Spacecraft use X-rays from dead stars to navigate spacecraft

(ORDO NEWS) — The remnants of destroyed neutron stars, called pulsars, have a magnetic charge and rotate at a speed of one to hundreds of revolutions per second.

These celestial bodies, each 19 to 24 kilometers in diameter, generate light in the X-ray wavelength range. Researchers at the University of Illinois Urbana-Champaign have developed a new way for spacecraft to use signals from multiple pulsars to navigate deep space.

“We can use star trackers to determine the direction of the spacecraft, but to know the exact location of the spacecraft, we rely on radio signals transmitted between the spacecraft and the Earth, which can take a long time and require the use of heavily loaded infrastructure, such as NASA’s Deep Space Network “said Zach Putnam, professor of aerospace engineering at Illinois.

“The use of X-ray navigation eliminates these two factors, but so far has required an initial estimate of the position of the spacecraft as a starting point. This study presents a system that finds candidates for possible positioning of the spacecraft without prior information, so that the spacecraft can navigate autonomously” .

“In addition, our ground communication systems for deep space missions are currently overloaded,” he said. This system will provide spacecraft autonomy and reduce dependence on the earth. “X-ray pulsar navigation allows us to get around this problem and determine where we are without calling the Earth.”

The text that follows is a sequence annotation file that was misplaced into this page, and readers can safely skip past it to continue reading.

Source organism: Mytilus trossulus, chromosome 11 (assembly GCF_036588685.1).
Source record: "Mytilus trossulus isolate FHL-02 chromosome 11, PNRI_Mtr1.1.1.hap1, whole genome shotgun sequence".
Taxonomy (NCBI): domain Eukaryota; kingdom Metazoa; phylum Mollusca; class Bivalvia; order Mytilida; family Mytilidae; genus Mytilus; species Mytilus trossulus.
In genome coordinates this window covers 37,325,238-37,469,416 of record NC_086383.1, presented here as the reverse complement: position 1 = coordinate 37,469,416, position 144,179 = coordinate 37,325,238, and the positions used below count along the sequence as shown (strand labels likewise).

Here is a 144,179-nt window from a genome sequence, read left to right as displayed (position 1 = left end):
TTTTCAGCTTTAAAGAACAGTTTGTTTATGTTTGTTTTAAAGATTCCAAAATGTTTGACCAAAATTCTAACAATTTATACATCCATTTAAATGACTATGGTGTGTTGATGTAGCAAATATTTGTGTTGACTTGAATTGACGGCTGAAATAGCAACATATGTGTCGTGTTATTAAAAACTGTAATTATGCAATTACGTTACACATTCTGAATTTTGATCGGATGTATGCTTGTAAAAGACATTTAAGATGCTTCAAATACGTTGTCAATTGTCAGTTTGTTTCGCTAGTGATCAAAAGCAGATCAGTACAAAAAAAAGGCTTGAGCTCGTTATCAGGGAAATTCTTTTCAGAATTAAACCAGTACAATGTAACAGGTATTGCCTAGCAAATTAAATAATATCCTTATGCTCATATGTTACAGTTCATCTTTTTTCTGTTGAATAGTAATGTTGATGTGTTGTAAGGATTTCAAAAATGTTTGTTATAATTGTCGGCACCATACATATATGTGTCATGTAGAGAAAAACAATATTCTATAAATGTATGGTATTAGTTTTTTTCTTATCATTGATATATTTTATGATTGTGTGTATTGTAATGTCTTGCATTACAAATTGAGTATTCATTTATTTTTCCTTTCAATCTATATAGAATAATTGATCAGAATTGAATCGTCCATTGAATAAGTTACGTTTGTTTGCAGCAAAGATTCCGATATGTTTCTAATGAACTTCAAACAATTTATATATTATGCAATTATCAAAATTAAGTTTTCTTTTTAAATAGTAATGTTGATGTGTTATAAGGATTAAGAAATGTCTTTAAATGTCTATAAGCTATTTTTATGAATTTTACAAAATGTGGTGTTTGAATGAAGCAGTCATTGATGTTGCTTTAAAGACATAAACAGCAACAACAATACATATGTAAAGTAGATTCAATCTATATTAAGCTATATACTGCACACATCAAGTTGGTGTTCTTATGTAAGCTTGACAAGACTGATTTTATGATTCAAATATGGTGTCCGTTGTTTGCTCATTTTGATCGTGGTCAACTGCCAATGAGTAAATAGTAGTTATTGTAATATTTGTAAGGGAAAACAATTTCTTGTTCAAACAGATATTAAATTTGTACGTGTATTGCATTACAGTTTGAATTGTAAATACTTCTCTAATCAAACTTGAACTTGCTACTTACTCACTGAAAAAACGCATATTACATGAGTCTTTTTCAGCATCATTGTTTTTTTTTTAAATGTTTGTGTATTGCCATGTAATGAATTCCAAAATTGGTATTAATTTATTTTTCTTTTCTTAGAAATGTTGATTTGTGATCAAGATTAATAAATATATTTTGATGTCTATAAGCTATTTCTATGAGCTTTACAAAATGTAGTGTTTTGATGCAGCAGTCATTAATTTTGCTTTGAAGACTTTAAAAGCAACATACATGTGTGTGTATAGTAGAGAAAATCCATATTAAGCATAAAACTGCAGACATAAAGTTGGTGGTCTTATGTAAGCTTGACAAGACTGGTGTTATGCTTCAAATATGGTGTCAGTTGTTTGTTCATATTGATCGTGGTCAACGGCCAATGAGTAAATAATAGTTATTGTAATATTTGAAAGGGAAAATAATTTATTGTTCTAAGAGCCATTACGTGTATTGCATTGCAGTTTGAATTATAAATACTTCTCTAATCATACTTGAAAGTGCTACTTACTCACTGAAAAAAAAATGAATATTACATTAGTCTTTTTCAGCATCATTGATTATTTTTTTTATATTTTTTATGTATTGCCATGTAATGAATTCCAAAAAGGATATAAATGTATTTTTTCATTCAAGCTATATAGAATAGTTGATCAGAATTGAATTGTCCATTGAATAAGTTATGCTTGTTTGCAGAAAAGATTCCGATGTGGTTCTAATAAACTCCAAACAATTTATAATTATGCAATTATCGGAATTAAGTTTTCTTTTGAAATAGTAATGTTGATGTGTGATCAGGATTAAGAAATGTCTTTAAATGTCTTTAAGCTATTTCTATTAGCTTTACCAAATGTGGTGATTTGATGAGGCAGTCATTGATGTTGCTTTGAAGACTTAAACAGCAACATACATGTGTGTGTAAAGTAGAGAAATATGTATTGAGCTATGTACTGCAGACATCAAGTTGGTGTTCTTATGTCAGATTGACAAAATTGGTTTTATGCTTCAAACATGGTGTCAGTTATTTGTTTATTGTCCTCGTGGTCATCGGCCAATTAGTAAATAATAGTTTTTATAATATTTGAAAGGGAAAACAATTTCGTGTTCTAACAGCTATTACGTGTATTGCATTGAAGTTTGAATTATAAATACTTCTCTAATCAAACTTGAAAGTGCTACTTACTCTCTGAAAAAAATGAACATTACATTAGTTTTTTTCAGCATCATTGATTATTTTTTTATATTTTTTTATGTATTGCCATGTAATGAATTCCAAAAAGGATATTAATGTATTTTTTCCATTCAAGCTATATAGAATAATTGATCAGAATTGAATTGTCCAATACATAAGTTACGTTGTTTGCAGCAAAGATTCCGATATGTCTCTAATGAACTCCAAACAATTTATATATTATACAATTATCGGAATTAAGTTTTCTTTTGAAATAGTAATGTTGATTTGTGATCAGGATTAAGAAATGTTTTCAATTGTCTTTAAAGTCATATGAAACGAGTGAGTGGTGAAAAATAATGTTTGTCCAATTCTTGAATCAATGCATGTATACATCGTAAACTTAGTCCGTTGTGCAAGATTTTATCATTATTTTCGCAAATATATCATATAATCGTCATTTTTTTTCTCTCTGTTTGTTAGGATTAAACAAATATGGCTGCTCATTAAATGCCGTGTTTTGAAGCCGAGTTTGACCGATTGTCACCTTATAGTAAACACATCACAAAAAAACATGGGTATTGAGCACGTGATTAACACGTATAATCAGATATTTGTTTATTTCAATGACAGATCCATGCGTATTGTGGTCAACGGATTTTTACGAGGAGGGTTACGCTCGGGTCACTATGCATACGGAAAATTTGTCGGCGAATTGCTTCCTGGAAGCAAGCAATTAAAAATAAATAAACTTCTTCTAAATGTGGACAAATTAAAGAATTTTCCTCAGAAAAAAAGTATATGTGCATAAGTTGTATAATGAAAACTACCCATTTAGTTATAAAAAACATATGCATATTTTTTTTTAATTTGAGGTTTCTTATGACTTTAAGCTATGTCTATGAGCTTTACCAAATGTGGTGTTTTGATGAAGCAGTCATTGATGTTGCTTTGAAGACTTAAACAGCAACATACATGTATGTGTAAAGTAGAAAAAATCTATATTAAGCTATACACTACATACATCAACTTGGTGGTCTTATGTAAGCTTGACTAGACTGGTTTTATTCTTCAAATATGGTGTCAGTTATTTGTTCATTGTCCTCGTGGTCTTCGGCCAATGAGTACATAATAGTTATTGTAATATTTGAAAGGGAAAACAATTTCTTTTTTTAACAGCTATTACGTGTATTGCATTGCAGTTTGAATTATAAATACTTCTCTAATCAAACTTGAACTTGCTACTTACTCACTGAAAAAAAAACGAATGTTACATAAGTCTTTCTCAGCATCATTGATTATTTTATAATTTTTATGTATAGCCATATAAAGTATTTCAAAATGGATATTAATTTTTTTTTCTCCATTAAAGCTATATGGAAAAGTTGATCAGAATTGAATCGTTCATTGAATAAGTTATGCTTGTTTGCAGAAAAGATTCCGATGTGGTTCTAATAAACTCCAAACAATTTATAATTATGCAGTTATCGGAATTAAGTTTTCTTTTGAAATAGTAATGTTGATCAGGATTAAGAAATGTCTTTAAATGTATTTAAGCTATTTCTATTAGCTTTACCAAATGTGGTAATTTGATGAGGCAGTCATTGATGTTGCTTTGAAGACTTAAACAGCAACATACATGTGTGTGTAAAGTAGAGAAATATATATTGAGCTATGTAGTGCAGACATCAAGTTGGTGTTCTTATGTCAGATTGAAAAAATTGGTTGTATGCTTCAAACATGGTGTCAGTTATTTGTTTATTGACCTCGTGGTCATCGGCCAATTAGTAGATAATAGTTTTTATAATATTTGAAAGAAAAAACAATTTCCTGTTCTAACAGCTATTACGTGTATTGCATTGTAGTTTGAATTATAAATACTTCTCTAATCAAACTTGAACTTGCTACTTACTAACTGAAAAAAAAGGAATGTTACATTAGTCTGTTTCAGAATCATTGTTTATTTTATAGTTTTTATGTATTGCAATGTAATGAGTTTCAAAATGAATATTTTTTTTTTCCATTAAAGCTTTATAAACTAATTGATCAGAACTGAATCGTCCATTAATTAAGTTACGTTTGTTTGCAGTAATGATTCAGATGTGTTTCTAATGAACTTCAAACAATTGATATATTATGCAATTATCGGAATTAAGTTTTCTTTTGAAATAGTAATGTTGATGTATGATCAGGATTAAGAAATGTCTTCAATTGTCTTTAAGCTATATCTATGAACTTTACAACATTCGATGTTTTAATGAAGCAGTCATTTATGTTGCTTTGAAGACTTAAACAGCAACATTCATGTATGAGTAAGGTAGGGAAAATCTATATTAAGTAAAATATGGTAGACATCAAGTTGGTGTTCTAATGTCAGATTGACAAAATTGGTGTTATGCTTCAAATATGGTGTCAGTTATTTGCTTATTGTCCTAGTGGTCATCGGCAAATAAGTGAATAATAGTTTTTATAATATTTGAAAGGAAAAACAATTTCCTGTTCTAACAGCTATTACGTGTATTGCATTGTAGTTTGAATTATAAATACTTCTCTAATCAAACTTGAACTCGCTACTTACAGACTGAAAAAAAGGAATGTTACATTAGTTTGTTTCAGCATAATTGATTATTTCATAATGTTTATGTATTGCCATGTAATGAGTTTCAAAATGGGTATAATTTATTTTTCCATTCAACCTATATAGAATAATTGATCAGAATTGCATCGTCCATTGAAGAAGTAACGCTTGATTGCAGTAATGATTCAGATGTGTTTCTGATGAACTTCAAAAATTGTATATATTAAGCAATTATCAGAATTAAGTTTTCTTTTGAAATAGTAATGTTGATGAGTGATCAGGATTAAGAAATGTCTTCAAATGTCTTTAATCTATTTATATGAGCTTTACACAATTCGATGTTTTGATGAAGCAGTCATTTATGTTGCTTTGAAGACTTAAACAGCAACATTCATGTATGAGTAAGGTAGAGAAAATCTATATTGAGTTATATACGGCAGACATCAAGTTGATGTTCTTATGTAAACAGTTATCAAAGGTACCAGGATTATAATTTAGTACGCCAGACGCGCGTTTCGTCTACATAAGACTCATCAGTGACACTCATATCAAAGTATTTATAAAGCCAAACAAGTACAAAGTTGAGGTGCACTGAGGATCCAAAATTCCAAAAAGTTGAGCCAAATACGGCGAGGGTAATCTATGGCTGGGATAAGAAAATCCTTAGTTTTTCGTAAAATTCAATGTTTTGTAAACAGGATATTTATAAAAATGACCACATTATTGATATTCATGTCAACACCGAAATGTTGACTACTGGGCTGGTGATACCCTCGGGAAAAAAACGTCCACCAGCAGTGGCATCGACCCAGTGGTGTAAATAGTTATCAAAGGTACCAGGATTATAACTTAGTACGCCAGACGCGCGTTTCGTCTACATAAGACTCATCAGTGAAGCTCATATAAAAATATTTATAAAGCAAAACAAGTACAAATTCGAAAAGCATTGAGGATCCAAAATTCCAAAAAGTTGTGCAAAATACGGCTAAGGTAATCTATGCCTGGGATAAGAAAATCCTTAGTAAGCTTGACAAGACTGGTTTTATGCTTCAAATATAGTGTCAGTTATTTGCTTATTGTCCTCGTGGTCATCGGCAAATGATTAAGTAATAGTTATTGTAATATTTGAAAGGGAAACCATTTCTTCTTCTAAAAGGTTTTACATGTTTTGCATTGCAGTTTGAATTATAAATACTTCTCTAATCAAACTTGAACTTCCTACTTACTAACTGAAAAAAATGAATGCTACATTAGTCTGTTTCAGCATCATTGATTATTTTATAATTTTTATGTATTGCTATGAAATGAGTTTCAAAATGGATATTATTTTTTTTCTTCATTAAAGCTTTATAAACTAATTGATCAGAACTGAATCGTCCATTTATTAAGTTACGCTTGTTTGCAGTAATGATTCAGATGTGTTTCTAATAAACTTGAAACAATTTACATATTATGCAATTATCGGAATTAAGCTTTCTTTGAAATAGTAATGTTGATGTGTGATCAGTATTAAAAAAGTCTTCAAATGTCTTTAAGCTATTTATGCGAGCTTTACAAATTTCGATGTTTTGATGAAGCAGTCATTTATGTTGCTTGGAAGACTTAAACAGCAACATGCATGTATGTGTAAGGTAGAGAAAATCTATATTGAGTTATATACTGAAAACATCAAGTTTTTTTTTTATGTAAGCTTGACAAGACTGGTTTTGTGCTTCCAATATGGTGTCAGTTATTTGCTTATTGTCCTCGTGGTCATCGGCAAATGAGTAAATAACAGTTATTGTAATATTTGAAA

Because our atmosphere filters out all X-rays, Putnam says you need to be in space to see them. Pulsars emit electromagnetic radiation that looks like pulses as the pulsar rotates and sends them in our direction, like a beam of light thrown off by a beacon.

“Each pulsar has its own signature signal, like a fingerprint,” he said. ”

Like the Global Positioning System, location can be determined from the intersection of three signals.

“The problem with pulsars is that they spin so fast that the signal repeats very often,” he said. “By comparison, GPS satellites also line up every two weeks. Although there are an infinite number of possible locations for spacecraft, we know how far apart these objects are.

“We are trying to determine the position of spacecraft in areas that are on the order of a few astronomical units in diameter, for example, the size of the orbit of Jupiter is something like a square with a side of one and a half billion kilometers.

The problem we are trying to solve is how to intelligently observe pulsars and fully determine all possible spacecraft locations without using excessive amounts of computing resources,” Putnam said.

An algorithm developed by graduate student Kevin Lohan combines observations of multiple pulsars to determine all possible positions for a spacecraft. The algorithm handles all possible intersections in two or three dimensions.

“We used an algorithm to learn which pulsars we should use to reduce the number of possible locations in a given area,” Putnam said. The results showed that observing sets of pulsars with longer periods and smaller angular distances can significantly reduce the number of pulsars in a given domain.

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